post #31 of 42
Quote:
Originally Posted by Crtaylor View Post

I think something like this is totally impractical! If you were listening and watching, you wouldn't even notice anything around you.


Which would be OK commuting on the train or bus, or sitting on a long airplane flight,
or sitting in a boring lecture or sermon, or a chick movie your old lady dragged you to.
post #32 of 42
Quote:
Originally Posted by Crtaylor View Post

I think something like this is totally impractical! If you were listening and watching, you wouldn't even notice anything around you. Let's just hope Apple abandons this right away!

Ahh! you so right, thats why people are easier to mug when they have headphones on, and we all know what a failure headphones are!
I don't see how an anti M$ stance can be seen as a bad thing on an Apple forum I really can't!

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post #33 of 42
Quote:
Originally Posted by melgross View Post

Yeah, like having an earphone and microphone sprouting from the side of your head, while you walk around talking to yourself.

No one would be stupid enough to do that.

This is possibly part of a gestural computing initiative, so it is likely to be accompanied by some kind of 'robot dance'.
post #34 of 42


-Clive
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post #35 of 42
The arrangement of reflective surfaces in that is pure genius. The light travels from a narrow angle at the bridge of the nose out to the temples then is reflected twice then onto the internal surface of the tapered proximal lens.
post #36 of 42
Quote:
Originally Posted by Clive At Five View Post



-Clive

Ha ha I love it.
post #37 of 42
Quote:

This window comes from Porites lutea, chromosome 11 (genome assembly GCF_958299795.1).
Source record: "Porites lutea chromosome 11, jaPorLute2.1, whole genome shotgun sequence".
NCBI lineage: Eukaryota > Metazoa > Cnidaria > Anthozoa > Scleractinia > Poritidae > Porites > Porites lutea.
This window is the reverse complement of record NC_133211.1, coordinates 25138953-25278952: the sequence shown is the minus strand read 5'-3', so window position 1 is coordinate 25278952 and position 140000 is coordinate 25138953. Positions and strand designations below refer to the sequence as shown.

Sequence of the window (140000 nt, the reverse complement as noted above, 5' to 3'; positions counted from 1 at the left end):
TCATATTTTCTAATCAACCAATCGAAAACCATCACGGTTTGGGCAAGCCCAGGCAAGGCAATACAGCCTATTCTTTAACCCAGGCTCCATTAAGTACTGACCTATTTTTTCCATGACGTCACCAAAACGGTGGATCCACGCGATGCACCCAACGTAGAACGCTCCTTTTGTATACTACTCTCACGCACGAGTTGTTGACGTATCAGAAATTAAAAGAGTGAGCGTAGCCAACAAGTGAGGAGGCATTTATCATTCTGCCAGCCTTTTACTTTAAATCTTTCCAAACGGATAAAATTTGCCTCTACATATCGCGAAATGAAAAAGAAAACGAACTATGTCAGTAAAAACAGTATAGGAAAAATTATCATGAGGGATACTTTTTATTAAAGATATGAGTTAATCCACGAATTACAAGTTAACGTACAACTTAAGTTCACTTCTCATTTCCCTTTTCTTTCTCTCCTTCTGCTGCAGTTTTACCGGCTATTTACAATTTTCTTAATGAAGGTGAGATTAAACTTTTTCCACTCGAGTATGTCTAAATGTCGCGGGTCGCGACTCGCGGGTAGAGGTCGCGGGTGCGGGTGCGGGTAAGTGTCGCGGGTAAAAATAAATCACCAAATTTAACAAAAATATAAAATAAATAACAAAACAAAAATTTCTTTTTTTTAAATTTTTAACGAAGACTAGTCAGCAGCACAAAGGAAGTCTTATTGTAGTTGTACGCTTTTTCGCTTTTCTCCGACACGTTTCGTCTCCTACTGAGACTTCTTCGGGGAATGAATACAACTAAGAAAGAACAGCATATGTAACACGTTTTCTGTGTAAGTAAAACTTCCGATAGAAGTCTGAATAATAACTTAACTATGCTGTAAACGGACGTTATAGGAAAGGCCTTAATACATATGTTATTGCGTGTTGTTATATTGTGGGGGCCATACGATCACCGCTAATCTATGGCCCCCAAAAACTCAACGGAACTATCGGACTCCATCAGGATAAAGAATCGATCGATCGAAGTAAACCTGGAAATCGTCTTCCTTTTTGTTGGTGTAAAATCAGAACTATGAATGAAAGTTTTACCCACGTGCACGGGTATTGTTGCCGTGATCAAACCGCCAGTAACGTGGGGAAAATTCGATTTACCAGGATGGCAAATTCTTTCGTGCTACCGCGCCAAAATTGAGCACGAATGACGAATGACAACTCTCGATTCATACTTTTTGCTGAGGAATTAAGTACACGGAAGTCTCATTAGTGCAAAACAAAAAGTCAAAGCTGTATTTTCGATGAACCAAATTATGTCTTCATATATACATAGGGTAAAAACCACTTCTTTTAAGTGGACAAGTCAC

Originally Posted by zanshin View Post

Shoot, we had heads-up guidance that steered missiles to target by following where the WO's eyes looked during fly-by in the early 70s.

I don't remember that. Do you have a reference?
post #38 of 42
Quote:
Originally Posted by melgross View Post

I don't remember that. Do you have a reference?

VTAS. In operational F4s by...um...late 60s early 70s. More head tracking than eye tracking but since the reticle is a known position relative to the helmet you know where the pilot must be looking. The helmet mounted unit generates a collimated virtual reticle image in a known location that is superimposed on the target aircraft and so the airplane knows which target is the one to shoot at.

AN/AVG-6? Maybe 8? Something like that. Sorry too lazy to google at the moment.
post #39 of 42
Quote:
Originally Posted by vinea View Post

VTAS. In operational F4s by...um...late 60s early 70s. More head tracking than eye tracking but since the reticle is a known position relative to the helmet you know where the pilot must be looking. The helmet mounted unit generates a collimated virtual reticle image in a known location that is superimposed on the target aircraft and so the airplane knows which target is the one to shoot at.

AN/AVG-6? Maybe 8? Something like that. Sorry too lazy to google at the moment.

I remember that about that time they were doing itwith sensors on the helmet. But, that's much more primitive.

As far as I know, Canon was the first to release this as a commercial product. With the military, we don't always know until some time later.
post #40 of 42
Quote:
Originally Posted by melgross View Post

I remember that about that time they were doing itwith sensors on the helmet. But, that's much more primitive.

As far as I know, Canon was the first to release this as a commercial product. With the military, we don't always know until some time later.

Yes, it is more primitive. But the process is evolutionary from the first primitive systems to what we have today. The first FLIR systems were also in Vietnam. The first wire guided missiles in WWII.